Setting of the adjustment conditions and controlling of movement of the adjustment pins 922 to 925 by the computer system 94 will be described hereinbelow. As described above, the static attitude angles include the pitch and roll angles and may vary depending on the assembled position of the magnetic head 2 relative to the head support 1, the bending of the head support 1, and other conditions. Furthermore, the pitch and roll angles may take positive and negative values with the horizontal position as a reference value 0. Accordingly, the pitch and roll angles have to be adjusted positively or negatively.

In order to enable such adjustment, the adjustment conditions corresponding to the static attitude angles of the magnetic head 2 are previously ranked and memorized in the memory unit 942. FIG. 13 is a diagram showing its idea, wherein adjustment conditions corresponding to measured pitch angles are ranked along the ordinate, e.g., positive ranks (ml to m9) and negative ranks (−m1 to −m9); adjustment conditions corresponding to measured roll angles are ranked along the abscissa, e.g., positive ranks (n1 to n9) and negative ranks (−n1 to −n9). They are previously memorized in the memory unit 942. It will be appreciated that the number of ranks is arbitrary. When a signal for static attitude angles is supplied from the first to third image pickup units A to C, then, the CPU 941 retrieves from the memory unit 942 particular adjustment conditions corresponding to the measured values and supplies the retrieved adjustment conditions to the adjusting unit 92.

In FIG. 13, for example, the positive rank (n2) and the negative rank (−m4) are retrieved from the memory unit 942, wherein the former is the adjustment condition corresponding to the measured roll angle and the latter is the adjustment condition corresponding to the measured pitch angle.

Based on the adjustment conditions supplied from the computer system 94, the adjusting unit 92 bends the flexure 12 supporting the magnetic head 2. At this time, bending is performed to adjust the roll angle from the positive rank (n2) to the origin point OK and the pitch angle from the negative rank (−m4) to the origin point OK as seen in the diagram of FIG. 13. With such adjustment conditions supplied from the computer system 94 to the adjusting unit 92, the movement of the adjustment pins 922 to 925 is controlled by the adjusting unit 92.

Next, processes of adjusting the static attitude angles with the use of the adjustment pins 922 to 925 will be described in detail. FIGS. 14 and 15 are diagrams showing pitch angle adjusting processes by the adjusting unit 92 shown in FIG. 6. First, as shown in FIG. 14, the adjustment pins 923, 925 are moved linearly in a direction P1 to press with their distal ends the longitudinal frame portions 123, 124 of the flexure 12 for pitch angle adjustment. This pitch angle adjusting direction P1 is taken as a positive direction.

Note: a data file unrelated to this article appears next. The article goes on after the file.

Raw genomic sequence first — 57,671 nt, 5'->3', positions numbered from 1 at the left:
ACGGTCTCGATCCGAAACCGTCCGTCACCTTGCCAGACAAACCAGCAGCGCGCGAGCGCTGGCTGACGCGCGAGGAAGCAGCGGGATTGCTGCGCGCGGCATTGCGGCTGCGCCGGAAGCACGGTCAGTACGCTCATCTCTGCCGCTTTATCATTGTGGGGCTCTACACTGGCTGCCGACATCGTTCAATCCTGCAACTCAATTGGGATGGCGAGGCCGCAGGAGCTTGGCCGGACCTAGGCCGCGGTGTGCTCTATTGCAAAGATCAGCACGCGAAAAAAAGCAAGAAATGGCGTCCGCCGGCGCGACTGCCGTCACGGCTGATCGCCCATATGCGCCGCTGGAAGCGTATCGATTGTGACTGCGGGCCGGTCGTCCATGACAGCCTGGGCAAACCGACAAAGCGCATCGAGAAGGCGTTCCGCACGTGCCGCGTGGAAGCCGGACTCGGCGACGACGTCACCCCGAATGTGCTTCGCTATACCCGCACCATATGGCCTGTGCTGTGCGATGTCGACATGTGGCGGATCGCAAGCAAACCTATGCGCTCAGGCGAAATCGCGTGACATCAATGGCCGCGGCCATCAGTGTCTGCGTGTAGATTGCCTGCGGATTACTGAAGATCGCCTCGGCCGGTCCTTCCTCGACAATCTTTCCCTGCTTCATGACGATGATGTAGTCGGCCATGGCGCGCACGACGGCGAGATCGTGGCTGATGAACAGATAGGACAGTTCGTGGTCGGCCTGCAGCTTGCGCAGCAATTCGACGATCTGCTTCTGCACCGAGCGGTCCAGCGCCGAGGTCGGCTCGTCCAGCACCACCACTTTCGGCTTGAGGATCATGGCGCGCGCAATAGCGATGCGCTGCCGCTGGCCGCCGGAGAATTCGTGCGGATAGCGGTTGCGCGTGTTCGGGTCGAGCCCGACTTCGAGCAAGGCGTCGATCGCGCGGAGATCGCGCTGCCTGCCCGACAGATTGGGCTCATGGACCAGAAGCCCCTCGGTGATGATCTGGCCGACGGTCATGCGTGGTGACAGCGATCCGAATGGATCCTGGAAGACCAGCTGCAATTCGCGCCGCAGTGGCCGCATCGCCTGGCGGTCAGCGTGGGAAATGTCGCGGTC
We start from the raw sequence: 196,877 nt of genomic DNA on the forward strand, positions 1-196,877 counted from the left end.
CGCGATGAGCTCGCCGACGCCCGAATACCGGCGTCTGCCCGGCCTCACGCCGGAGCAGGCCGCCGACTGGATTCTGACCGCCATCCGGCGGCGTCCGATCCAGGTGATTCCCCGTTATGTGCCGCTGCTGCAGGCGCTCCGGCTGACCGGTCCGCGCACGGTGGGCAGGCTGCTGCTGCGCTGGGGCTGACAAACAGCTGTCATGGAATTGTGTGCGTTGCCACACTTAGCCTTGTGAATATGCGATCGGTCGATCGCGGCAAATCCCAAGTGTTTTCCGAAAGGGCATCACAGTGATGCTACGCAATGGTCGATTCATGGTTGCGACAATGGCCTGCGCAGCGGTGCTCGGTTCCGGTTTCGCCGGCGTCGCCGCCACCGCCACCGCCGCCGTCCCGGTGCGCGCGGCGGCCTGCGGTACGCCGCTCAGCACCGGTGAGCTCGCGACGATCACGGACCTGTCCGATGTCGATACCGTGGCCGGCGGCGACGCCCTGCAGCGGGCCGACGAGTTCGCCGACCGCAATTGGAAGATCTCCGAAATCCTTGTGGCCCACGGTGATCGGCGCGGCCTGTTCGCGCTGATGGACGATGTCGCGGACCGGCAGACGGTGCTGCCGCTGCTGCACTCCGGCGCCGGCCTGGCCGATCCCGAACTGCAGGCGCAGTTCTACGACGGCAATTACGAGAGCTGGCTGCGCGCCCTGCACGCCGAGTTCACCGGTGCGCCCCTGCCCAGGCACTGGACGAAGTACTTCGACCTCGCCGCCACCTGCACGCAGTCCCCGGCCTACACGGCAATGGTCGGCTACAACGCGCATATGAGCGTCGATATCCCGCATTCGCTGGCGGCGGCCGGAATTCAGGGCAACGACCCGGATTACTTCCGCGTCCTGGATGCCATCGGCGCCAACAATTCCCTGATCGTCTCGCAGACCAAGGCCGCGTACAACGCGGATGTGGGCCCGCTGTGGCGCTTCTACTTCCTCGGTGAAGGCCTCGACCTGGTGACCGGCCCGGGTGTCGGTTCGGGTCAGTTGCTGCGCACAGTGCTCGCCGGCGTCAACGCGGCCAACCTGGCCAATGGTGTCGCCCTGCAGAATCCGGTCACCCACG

FIG. 15 shows a case of adjusting the pitch angle in a negative direction P2, wherein the adjustment pins 922, 924 are moved linearly in the direction P2 to press with their distal ends the longitudinal frame portions 123, 124 of the flexure 12. Thus, the pitch angle can be adjusted in the negative direction P2.

FIGS. 16 and 17 are diagrams showing roll angle adjusting processes by the adjusting unit 92 shown in FIG. 6. First, as shown in FIG. 16, the adjustment pin 923 is moved linearly in the direction P1 to press with its distal end the longitudinal frame portion 123 of the flexure 12, and at the same time, the adjustment pin 924 is moved linearly in the direction P2 to press with its distal end the longitudinal frame portion 124 of the flexure 12. Thus, the roll angle can be adjusted in a direction R1. This roll angle adjusting direction R1 is taken as a positive direction.

FIG. 17 shows a case of adjusting the roll angle in a negative direction R2, wherein the adjustment pin 922 is moved linearly in the direction P2 to press with its distal end the longitudinal frame portion 123 of the flexure 12, and at the same time, the adjustment pin 925 is moved linearly in the direction P1 to press with its distal end the longitudinal frame portion 124 of the flexure 12. Thus, the roll angle can be adjusted in the negative direction R2.

During the processes of adjusting the pitch angle and the roll angle shown in FIGS. 14 to 17, the laser beams LA are irradiated from the laser emitter units 911, 912 to one side of the flexure 12. More specifically, as shown in FIG. 18, the laser beams LA are irradiated to bent areas 6 of the flexure 12. The term “bent area” as used herein refers to an area where a flexure is bent for static attitude adjustment. The laser beams LA may be irradiated not to one point but to a plurality of points (e. g., 10 points) spaced apart over a distance. The laser beams LA may be irradiated to the other side of the flexure 12.

When the flexure 12 is mechanically bent in the processes illustrated in and described with reference to FIGS. 14 to 17, a stress corresponding to the bending is generated in the flexure 12. According to one embodiment of the present invention, since the laser beams LA are irradiated to the bent areas 6 of the flexure 12, the stress in the laser-irradiated areas 6 can be relieved by heat due to the irradiation of the laser beams LA. As a result, the restoring effect of the flexure 12 decreases in the laser-irradiated areas 6, keeping the flexure 12 bent at an angle close to the initial bending angle. This means that the flexure 12 can be kept at a desired bending angle even if the initial bending angle is small. If the areas 6 of the flexure 12 to be exposed to the laser beams LA are made of stainless steel, the laser beams LA are preferably irradiated to increase their surface temperature, for example, to 300 to 400° C. while blowing N2 thereto.